US 'very prepared' for Iranian cyberattacks: Energy Sec. Brouillette

US-Iran tensions rise, stoking fears of unconventional warfare

U.S. Energy Secretary Dan Brouillette said Monday that his department is well-prepared to defend the power grid and other key infrastructure from possible Iranian cyberattacks as tensions rise following airstrikes that killed Iran’s top general, Qassem Soleimani.

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“We are very prepared for this. These are not new threats to our energy grid, our electricity grid in certain cases, or other energy infrastructure,” Brouillette said during an appearance on “Trish Regan Primetime.”

“These are threats that have been here for some time. It’s a threat that we recognized very early in the Trump administration," said Brouillette, "The president directed then-Secretary [Rick] Perry to look at this issue and devise a game plan to address these particular threats. Secretary Perry did exactly that.”

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Under the Trump administration, the U.S. Department of Energy created a designated office to assess and protect against cyber threats to the energy grid, Brouillette noted. The Department of Energy also coordinates closely with the Department of Homeland Security.

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President Trump ordered airstrikes last week that killed Soleimani, head of Iran’s elite Quds Force, at Baghdad’s international airport. U.S. military officials said the attack was a defensive measure after intelligence linked Soleimani to violent efforts to overrun the U.S. embassy in Baghdad.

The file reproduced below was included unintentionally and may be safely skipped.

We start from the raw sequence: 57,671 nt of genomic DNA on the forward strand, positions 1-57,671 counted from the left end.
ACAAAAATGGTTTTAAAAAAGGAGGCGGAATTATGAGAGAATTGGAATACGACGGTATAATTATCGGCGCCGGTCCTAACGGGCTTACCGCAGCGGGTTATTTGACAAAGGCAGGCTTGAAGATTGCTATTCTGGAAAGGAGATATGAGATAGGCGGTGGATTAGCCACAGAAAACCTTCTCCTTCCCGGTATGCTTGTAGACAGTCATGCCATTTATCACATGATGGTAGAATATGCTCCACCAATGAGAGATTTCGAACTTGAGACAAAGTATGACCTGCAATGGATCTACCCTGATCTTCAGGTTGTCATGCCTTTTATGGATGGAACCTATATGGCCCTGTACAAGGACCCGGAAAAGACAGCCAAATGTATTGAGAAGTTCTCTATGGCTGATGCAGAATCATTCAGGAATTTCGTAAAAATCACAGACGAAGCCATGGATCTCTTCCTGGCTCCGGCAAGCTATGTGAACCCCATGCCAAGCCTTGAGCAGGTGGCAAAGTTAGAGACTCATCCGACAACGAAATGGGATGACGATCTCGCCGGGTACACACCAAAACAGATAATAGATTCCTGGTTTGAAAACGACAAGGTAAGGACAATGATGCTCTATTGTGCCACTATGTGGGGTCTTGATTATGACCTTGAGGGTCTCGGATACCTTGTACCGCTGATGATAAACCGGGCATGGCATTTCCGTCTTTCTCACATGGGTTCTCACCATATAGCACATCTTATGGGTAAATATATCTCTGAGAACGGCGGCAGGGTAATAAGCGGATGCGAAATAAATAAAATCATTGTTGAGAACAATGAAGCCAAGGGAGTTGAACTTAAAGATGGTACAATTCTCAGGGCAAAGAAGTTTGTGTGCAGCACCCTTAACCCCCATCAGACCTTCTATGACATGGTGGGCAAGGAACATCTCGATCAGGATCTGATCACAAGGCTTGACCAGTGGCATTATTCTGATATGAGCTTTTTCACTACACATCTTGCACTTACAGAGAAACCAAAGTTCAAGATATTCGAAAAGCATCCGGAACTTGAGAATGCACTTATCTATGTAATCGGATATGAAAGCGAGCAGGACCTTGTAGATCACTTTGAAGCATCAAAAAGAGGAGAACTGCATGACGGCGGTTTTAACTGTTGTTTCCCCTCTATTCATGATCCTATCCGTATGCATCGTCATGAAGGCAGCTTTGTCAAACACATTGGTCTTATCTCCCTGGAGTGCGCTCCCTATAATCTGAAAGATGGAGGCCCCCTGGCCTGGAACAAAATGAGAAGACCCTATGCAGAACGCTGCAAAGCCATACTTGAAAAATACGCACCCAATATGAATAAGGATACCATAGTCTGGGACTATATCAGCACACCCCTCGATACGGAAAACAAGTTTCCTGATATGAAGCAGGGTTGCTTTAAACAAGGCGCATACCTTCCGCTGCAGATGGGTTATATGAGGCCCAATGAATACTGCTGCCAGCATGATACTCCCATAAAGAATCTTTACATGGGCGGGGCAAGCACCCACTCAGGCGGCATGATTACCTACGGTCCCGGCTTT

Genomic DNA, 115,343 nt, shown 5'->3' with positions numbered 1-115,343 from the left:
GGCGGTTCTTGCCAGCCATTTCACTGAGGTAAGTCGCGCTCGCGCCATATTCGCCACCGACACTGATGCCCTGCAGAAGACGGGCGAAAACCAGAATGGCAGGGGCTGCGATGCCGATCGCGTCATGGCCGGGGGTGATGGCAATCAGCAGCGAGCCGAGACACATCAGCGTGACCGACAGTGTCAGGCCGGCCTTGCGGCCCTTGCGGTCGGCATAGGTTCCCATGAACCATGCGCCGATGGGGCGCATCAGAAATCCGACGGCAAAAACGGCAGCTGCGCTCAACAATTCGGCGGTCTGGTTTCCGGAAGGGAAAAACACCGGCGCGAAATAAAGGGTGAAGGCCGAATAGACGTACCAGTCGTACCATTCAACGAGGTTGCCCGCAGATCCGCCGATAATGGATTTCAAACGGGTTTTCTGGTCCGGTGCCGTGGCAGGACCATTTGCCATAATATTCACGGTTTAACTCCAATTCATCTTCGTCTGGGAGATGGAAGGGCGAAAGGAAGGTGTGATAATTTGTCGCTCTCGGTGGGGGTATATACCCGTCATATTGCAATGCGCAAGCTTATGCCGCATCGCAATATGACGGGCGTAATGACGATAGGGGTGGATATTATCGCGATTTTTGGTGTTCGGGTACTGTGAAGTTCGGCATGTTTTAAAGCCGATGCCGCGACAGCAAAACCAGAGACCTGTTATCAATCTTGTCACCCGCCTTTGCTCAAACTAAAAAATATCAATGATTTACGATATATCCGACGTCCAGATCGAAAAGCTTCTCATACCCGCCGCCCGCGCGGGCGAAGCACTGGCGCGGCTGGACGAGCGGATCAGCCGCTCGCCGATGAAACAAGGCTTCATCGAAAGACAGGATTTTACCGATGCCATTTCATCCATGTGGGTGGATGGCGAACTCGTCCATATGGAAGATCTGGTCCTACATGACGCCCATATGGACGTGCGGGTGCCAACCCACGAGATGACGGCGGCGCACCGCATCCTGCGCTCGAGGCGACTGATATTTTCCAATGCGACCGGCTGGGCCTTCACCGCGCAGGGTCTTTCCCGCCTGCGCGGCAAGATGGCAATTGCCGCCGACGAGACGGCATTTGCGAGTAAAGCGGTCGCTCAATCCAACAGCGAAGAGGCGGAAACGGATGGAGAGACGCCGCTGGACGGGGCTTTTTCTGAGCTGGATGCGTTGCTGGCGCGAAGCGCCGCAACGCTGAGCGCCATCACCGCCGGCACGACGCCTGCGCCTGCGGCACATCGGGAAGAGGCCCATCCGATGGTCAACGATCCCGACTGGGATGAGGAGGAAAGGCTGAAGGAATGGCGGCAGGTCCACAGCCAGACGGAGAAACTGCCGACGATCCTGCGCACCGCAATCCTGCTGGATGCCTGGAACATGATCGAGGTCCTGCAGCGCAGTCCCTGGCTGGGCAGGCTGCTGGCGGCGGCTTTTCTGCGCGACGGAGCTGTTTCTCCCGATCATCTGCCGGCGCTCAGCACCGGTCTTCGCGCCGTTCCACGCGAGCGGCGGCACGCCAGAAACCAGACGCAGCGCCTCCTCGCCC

The U.S. Department of Defense said Soleimani was “actively developing plans to attack American diplomats and service members in Iraq and throughout the region.”

Iran’s Supreme Leader Ayatollah Ali Khamenei warned that the country would take a “harsh retaliation” against the United States to avenge Soleimani’s death. Repeated threats have stoked fears that Iran could retaliate through cyberattacks and other forms of warfare, both conventional and unconventional.

“What we are seeing so far are what we might refer to as routine cyber activity. It’s something that we see on a very regular basis,” Brouillette said.

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